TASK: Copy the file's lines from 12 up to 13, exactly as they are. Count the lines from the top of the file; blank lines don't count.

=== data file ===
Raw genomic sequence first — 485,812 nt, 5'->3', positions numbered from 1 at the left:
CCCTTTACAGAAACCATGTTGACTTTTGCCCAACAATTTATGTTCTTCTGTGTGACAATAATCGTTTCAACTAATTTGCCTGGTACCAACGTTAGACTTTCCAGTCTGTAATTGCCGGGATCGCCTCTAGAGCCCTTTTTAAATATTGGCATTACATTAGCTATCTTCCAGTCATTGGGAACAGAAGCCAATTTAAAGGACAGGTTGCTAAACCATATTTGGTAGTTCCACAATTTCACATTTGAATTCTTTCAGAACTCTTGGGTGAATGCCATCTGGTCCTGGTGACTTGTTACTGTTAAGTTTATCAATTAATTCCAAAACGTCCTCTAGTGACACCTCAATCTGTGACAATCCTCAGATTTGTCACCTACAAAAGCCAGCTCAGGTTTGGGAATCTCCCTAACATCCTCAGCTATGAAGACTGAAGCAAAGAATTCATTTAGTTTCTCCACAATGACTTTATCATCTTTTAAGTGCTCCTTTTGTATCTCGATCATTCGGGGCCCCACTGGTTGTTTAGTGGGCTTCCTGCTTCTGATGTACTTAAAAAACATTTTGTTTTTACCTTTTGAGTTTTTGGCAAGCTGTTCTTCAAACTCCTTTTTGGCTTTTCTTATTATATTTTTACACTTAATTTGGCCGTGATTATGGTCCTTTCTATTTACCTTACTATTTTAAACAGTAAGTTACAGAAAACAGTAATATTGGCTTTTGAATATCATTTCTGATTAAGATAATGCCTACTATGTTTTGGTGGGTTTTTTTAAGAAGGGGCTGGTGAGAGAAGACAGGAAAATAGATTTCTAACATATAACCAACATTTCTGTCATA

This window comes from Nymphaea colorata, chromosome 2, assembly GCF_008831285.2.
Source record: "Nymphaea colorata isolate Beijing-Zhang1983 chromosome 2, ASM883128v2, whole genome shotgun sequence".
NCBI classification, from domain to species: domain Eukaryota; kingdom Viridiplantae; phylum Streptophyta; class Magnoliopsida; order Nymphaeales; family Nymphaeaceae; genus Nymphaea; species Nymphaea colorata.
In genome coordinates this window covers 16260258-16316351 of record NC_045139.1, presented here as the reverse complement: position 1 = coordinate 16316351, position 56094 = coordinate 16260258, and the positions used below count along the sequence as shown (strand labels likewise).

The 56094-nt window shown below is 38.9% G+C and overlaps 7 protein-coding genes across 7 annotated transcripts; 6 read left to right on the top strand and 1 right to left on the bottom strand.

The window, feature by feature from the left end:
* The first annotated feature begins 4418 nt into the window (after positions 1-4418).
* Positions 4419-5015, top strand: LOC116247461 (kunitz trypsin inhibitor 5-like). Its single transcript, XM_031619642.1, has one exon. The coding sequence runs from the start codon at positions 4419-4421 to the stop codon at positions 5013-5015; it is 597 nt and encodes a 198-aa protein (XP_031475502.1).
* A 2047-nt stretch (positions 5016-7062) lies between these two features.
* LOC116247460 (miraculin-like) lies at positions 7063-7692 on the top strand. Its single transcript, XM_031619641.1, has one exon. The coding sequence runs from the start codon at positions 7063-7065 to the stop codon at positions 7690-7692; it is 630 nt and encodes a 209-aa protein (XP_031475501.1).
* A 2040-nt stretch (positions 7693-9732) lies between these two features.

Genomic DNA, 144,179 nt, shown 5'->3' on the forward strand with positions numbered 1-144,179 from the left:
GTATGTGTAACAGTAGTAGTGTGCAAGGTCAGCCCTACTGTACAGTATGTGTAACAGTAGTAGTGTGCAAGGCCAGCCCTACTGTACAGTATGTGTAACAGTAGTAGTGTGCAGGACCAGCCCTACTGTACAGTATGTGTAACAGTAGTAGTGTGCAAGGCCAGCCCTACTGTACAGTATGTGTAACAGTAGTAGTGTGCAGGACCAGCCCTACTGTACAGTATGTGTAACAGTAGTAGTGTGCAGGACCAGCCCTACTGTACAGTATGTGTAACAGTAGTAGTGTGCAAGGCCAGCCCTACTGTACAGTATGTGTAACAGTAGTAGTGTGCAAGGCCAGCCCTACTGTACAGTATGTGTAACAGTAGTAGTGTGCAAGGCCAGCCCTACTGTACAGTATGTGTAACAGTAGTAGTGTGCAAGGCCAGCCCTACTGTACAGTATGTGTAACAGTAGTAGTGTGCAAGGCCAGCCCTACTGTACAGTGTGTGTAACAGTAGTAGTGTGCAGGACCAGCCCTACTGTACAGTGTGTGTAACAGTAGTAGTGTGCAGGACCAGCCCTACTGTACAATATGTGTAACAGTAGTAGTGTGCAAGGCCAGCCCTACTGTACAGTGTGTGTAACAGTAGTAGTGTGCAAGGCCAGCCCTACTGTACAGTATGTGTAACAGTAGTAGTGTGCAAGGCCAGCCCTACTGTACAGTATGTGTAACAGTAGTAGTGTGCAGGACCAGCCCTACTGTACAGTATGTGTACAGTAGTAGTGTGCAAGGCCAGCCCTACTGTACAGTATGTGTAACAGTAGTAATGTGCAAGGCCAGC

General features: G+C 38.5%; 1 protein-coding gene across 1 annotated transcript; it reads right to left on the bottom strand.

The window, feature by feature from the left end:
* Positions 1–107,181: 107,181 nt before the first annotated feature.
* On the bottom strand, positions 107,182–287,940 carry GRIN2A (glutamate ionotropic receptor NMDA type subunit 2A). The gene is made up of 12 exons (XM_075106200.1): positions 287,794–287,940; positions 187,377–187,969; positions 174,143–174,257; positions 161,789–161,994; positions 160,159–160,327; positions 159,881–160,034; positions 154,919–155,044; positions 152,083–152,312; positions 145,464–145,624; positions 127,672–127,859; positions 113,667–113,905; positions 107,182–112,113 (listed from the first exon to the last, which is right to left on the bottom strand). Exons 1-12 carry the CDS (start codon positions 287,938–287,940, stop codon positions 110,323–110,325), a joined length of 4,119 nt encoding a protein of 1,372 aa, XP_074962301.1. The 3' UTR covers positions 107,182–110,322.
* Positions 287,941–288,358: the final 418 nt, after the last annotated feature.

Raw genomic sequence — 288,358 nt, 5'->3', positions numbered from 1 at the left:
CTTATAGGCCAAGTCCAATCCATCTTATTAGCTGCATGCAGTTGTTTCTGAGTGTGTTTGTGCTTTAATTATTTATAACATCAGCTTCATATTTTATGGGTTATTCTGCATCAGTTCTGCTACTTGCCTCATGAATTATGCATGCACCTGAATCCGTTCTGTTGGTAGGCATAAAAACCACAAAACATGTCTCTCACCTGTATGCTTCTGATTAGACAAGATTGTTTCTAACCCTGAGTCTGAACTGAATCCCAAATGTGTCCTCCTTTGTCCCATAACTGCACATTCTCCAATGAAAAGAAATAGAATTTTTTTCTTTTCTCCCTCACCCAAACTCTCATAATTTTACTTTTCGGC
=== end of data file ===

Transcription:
* LOC116247460 (miraculin-like) lies at positions 7063-7692 on the top strand. Its single transcript, XM_031619641.1, has one exon. The coding sequence runs from the start codon at positions 7063-7065 to the stop codon at positions 7690-7692; it is 630 nt and encodes a 209-aa protein (XP_031475501.1).
* A 2040-nt stretch (positions 7693-9732) lies between these two features.